Flashback
A look back at this day in film history
December 20
November 14, 1969
Coppola's Dream Machine

Inspired by the filmmaking systems he had seen in Europe, this week in 1969 Francis Ford Coppola set up his own utopian film company, American Zoetrope. The company got its name from a zoetrope (a pre-cinematic projection device) which Coppola had been given by filmmaker Mogens Scott-Hansen, and was co-founded with George Lucas, who Coppola had met while he was filming Finian’s Rainbow on the Warner Brothers lot, where Lucas was an intern. The pair originally planned to base themselves in a mansion in the Bay Area’s Marin County, but temporarily housed the firm and their numerous pieces of equipment in a warehouse in San Francisco. The first American Zoetrope production was Lucas’ debut, THX 1138 (1971), and while the company still exists today, it is now located in San Francisco’s famous Sentinel Building and is owned by Coppola’s two filmmaking children, Sofia and Roman.


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Harold and Maude Dec. 20, 1971
Harold and Maude Opens

Hal Ashby's iconic black comedy Harold and Maude opened in theaters on December 20, 1971.

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December 20, 1979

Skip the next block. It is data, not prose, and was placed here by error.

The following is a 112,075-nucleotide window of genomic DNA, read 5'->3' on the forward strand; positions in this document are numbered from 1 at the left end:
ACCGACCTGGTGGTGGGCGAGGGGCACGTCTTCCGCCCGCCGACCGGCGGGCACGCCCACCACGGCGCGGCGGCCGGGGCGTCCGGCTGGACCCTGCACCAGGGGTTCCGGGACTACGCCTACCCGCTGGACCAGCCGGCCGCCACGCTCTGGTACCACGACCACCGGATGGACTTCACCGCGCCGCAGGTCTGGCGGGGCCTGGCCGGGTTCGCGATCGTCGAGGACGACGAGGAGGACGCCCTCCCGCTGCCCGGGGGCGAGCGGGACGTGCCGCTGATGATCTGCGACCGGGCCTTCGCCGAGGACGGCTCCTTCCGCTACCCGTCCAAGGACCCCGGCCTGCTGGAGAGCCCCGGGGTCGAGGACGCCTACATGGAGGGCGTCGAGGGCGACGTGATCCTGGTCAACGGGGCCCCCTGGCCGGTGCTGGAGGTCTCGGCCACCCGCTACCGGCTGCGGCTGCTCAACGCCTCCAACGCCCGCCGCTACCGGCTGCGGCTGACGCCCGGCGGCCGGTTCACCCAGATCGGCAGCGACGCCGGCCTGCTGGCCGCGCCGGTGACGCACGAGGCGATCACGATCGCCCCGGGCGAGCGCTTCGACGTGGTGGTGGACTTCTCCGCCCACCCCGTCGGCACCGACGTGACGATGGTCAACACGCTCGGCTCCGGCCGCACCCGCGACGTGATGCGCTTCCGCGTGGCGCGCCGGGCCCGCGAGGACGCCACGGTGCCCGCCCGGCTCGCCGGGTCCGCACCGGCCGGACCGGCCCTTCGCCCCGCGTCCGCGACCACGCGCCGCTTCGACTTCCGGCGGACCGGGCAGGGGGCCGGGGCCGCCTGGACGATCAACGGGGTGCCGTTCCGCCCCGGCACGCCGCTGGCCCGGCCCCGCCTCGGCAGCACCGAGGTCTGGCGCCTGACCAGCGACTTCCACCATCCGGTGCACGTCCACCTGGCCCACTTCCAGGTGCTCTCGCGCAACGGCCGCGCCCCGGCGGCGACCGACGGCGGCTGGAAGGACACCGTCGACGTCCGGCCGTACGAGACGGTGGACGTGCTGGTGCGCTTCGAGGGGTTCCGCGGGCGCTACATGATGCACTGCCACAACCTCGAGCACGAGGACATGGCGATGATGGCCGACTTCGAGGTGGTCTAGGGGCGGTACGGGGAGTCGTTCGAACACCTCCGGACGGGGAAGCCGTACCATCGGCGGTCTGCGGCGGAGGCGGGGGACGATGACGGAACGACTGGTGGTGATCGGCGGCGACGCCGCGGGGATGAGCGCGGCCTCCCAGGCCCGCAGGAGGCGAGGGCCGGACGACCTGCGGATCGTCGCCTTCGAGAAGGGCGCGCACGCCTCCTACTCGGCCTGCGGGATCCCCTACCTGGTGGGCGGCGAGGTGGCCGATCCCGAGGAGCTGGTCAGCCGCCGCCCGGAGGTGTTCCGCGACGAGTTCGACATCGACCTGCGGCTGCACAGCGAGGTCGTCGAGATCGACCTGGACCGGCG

Bob Fosse's All That Jazz

For denizens of the New York theater scene, Bob Fosse’s semi-autobiographical All that Jazz provided them the guessing game of the season. What scandals was Fosse going to spill in his expose musical? The film, which tells the story of a Broadway choreographer/director Joe Gideon (Roy Scheider), whose excesses in life and work bring him to the edge of a collapse, was clearly modeled on Fosse’s own life. Some actors (like Ann Reinking) play characters very similar to themselves; other figures (like ex-wife Gwen Verdon, producer Hal Prince, and others) are played by others; and other actors (like Jessica Lange) who were close to Fosse play oddly mythic figures. Fosse, who’d started choreographing for film in 1954, was soon pulled to New York to choreograph and eventually direct such musicals as Pippin, Chicago, and Sweet Charity. In 1969, he started making films as well, winning an Oscar in 1972 for Cabaret. A demanding taskmaster and infamous womanizer, the chain-smoking Fosse suffered a heart attack in 1975. It was during this period that Shirley Maclaine (according to her) suggested he create something about his brush with death. The resulting film is a breathtaking musical sleight of hand as Fosse’s alter ego Joe Gideon reveals his innermost fears and desires only to cover them in the next moment with all that jazz––surreal show stopping dance numbers and Felliniesque romps into his libido and unconscious. In 1987, life imitated art as Fosse died from a heart attack, just moments before his revival of Sweet Charity was to open at the National Theater.

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